In order to load the data, you need to load the module csv and use the function read(). In this example, we will use the data stored in the file examples/data/sige-sims-prof.csv. This set of data contains just two columns, of which the first one is the x and the second column represents the y. Here is the simple code to load the data:

csv = require 'csv'
t ='examples/data/sige-sims-prof.csv')

We can then print the number of lines in the table:

>>> #t

If you want to plot the data in the table, there is actually no function that will do that right away, but you can do it by using a few functions:

p = graph.plot()
dget = function(i) return t[i][1], t[i][2] end
p:addline(graph.ipath(iter.sequence(dget, #t)))

The idea is that, in order to plot the curve, we need to build the curve beforehand. What we want is actually a line that connects the points (x[i], y[i]) where x[i] and y[i] are taken from the rows of the table t. The last resort to obtain that would be to create a Path object and to give all the points in a procedural way like this:

-- we create a path and gives it the starting point
ln = graph.path(t[1][1], t[1][2])

for i=2, #t do
  ln:line_to(t[i][1], t[i][2])

but it can be more handy to use the ipath() function to build the curve. This latter function builds a curve using an iterator that returns values in the form (x, y). To obtain the iterator, we use the sequence() function that lets us easily build an iterator over a sequence of integer numbers.

So to clarify the code given above, we can separate the curve and the iterator instantiations as in the following example:

p = graph.plot()

-- we define our iterator
it = iter.sequence(function(i) return t[i][1], t[i][2] end, #t)

-- we create the curve using the iterator just defined
line = graph.ipath(it)

-- then we add it to the plot, we give a title and show the result
p.title = "SiGe SIMS profile"

and here the resulting image:


Zernike Polynomials

Taken from Wikipedia

In mathematics, the Zernike polynomials are a sequence of polynomials that are orthogonal on the unit disk. Named after Frits Zernike, they play an important role in beam optics.


There are even and odd Zernike polynomials. The even ones are defined as

Z_n^m(\rho, \phi) = R_n^m(\rho) \cos(m \phi)

and the odd ones as

Z_n^{-m}(\rho, \phi) = R_n^m(\rho) \sin(m \phi)

where m and n are nonnegative integers with n≥m, φ is the azimuthal angle, and ρ is the radial distance . The radial polynomials Rnm are defined as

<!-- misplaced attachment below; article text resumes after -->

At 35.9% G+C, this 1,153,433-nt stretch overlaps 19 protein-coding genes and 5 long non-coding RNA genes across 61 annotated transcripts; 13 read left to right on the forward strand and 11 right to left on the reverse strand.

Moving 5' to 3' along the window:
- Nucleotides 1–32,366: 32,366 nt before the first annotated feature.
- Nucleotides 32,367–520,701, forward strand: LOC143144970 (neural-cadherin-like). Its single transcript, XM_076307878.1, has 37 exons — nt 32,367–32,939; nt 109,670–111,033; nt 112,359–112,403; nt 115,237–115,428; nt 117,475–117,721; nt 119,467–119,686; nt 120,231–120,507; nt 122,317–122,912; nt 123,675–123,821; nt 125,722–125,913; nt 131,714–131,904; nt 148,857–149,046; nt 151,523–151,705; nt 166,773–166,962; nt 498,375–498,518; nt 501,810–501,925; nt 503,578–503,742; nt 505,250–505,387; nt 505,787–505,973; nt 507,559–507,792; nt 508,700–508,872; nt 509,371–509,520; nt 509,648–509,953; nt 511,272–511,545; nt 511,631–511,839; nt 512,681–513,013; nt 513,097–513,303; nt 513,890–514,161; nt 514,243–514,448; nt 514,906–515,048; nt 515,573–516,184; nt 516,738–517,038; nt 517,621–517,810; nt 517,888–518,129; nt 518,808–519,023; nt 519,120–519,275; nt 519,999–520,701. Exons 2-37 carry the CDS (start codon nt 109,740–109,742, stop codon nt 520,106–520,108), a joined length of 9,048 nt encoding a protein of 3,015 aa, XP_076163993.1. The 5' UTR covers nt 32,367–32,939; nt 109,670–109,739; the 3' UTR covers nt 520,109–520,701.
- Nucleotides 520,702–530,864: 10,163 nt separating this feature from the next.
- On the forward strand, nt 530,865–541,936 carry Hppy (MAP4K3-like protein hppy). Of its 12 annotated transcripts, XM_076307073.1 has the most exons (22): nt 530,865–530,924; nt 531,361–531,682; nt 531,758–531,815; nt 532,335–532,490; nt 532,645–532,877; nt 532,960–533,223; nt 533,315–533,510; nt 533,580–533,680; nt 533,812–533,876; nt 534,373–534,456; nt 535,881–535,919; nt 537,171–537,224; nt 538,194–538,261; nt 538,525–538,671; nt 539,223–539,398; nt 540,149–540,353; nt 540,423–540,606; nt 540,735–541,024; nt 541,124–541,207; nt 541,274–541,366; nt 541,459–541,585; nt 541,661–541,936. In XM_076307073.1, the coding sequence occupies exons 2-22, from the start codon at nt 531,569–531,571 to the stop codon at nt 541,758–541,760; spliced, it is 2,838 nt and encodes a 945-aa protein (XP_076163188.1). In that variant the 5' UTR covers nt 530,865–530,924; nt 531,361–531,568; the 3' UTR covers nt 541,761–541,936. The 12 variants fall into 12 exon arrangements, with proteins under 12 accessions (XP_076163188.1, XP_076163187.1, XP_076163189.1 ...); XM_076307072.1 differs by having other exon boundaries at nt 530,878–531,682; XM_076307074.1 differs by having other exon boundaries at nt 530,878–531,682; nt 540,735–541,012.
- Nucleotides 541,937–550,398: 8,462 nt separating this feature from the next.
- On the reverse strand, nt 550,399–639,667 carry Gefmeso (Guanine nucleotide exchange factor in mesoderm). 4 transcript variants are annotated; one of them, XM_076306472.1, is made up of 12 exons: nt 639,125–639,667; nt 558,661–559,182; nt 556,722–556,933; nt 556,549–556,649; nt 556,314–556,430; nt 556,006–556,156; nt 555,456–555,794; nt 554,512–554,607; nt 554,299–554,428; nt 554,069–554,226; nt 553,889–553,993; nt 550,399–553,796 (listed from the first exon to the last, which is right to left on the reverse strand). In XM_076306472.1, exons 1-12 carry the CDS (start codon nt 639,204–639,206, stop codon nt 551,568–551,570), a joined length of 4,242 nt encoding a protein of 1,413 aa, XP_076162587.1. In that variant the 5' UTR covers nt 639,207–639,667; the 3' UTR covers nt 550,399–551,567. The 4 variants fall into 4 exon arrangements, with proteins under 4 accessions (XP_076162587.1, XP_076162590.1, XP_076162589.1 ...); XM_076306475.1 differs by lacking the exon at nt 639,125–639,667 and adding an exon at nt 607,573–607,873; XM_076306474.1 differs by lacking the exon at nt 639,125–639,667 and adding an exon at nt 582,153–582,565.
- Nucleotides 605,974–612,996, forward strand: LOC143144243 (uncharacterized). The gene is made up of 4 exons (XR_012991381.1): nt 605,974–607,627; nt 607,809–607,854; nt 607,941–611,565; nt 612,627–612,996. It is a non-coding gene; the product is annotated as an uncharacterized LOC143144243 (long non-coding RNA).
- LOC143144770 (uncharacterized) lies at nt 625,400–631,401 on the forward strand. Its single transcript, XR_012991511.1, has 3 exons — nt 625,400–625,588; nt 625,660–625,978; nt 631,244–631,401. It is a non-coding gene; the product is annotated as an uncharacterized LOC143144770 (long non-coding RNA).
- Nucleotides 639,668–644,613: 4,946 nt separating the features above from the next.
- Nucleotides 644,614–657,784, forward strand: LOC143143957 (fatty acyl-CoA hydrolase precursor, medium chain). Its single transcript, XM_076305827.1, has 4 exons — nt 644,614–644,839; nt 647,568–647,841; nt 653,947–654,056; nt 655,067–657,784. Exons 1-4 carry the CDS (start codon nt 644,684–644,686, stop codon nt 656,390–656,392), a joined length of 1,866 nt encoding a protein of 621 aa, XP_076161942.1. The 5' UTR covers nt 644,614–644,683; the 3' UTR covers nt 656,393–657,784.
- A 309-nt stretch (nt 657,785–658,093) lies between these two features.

R_n^m(\rho) = \sum_{k=0}^{(n-m)/2} \frac{(-1)^k (n-k)!}{k! ((n+m)/2-k)! ((n-m)/2 - k)!} \rho^{n - 2 k}

for n − m even, and are identically 0 for n − m odd. For m = 0, the even definition is used which reduces to Rn0(ρ).


The above formula can be implemented quite straightforwardly in GSL Shell with only a subtle point about the factorials in the denominator. The problem is that in some cases you can have the factorial of a negative number and if you feed a negative number to the fact() function, you will get an error.

Actually the meaning of the formula is that the factorial of a negative number if \infty and so, since it appears in the denominator, its contribution to the sum is null. So, in order to implement this behavior we just define an auxiliary function that returns the inverse of the factorial and zero when the argument is negative.

So here is the code for the radial part:

use 'math'

fact = sf.fact

-- inverse factorial function definition
invf = |n| n >= 0 and 1/fact(n) or 0

-- radial part of Zernike's polynomial
function zerR(n, m, p)
   local ip, im = (n+m)/2, (n-m)/2
   local z = 0
   for k=0, im do
      local f = fact(n-k) * (invf(k) * invf(ip-k) * invf(im-k))
      if f > 0 then z = z + (-1)^k * f * p^(n-2*k) end
   return z

Next, we define Zernike’s function completed with the angular part:

function zernicke(n, m, p, phi, even)
   local pf = even and cos(m*phi) or sin(-m*phi)
   return zerR(n, m, p) * pf

Now we are ready to draw our function. The only missing piece is the relation between ρ, φ and the Cartesian coordinates but this is trivial:

  \rho = & \sqrt{x^2 + y^2} \\
  \phi = & \tan^{-1}(y, x)

Let us therefore define our sample function in term of x and y and use it to call the function polar_contour():

require 'contour'
N, M = 8, -2
f = |x,y| zernicke(N, M, sqrt(x^2+y^2), atan2(y,x))
p = graph.polar_contour(f, 0.9, {gridx= 81, gridy= 81, levels= 10})
p.title = string.format('Zernike polynomial (N=%i, M=%i)', N, M)

We show a few screenshots of the contour plot for various N and M.